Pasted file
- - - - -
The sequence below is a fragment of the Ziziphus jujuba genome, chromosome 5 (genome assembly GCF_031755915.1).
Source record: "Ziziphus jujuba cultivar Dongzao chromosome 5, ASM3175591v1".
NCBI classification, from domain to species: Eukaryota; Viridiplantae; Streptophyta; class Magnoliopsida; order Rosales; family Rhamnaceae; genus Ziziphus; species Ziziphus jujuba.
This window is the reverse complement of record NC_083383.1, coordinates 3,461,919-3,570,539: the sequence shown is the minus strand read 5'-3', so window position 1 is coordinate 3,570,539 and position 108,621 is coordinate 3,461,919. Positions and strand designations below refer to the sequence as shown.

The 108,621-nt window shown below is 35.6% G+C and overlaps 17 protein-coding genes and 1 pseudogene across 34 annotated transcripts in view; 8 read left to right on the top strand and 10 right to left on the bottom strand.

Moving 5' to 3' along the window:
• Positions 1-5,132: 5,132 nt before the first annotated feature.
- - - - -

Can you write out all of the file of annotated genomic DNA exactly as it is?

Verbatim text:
The sequence below is a fragment of the Ziziphus jujuba genome, chromosome 5 (genome assembly GCF_031755915.1).
Source record: "Ziziphus jujuba cultivar Dongzao chromosome 5, ASM3175591v1".
NCBI classification, from domain to species: Eukaryota; Viridiplantae; Streptophyta; class Magnoliopsida; order Rosales; family Rhamnaceae; genus Ziziphus; species Ziziphus jujuba.
This window is the reverse complement of record NC_083383.1, coordinates 3,461,919-3,570,539: the sequence shown is the minus strand read 5'-3', so window position 1 is coordinate 3,570,539 and position 108,621 is coordinate 3,461,919. Positions and strand designations below refer to the sequence as shown.

The 108,621-nt window shown below is 35.6% G+C and overlaps 17 protein-coding genes and 1 pseudogene across 34 annotated transcripts in view; 8 read left to right on the top strand and 10 right to left on the bottom strand.

Moving 5' to 3' along the window:
• Positions 1-5,132: 5,132 nt before the first annotated feature.